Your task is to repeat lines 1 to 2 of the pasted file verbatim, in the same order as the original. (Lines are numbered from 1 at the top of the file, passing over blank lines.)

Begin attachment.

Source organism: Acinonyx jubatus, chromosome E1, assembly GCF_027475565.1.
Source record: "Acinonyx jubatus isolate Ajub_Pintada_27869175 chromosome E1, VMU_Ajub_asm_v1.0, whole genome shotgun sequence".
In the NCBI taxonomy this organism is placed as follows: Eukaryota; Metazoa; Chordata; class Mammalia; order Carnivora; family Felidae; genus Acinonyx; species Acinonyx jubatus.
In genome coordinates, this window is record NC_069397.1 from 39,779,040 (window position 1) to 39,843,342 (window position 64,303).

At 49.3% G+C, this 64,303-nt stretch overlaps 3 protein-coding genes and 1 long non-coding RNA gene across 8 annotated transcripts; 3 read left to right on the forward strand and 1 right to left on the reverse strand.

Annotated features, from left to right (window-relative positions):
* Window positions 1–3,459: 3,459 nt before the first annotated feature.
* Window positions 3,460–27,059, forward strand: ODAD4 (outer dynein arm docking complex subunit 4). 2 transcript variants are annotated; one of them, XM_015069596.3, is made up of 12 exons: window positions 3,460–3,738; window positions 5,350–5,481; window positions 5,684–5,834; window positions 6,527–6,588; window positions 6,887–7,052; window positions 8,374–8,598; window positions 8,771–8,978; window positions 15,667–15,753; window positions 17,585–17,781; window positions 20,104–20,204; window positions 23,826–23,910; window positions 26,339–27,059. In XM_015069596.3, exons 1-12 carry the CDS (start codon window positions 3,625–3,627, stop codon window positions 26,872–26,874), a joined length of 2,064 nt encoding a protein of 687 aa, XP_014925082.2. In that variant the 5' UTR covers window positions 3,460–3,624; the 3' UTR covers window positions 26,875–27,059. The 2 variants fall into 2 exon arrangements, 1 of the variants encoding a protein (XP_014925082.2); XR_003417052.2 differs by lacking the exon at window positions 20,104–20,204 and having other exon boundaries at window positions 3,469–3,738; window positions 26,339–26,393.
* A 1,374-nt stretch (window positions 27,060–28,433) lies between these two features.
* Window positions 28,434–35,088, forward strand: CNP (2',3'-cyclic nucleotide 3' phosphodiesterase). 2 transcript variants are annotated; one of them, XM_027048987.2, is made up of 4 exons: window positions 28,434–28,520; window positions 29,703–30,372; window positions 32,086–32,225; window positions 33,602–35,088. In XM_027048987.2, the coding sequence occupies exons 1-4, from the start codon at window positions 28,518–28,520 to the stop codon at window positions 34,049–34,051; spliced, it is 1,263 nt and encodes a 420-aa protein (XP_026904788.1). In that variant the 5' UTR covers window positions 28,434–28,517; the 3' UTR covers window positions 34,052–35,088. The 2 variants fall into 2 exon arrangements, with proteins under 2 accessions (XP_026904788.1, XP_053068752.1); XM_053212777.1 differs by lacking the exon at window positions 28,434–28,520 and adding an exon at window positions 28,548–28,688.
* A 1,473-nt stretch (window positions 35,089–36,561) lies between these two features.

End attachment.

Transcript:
Source organism: Acinonyx jubatus, chromosome E1, assembly GCF_027475565.1.
Source record: "Acinonyx jubatus isolate Ajub_Pintada_27869175 chromosome E1, VMU_Ajub_asm_v1.0, whole genome shotgun sequence".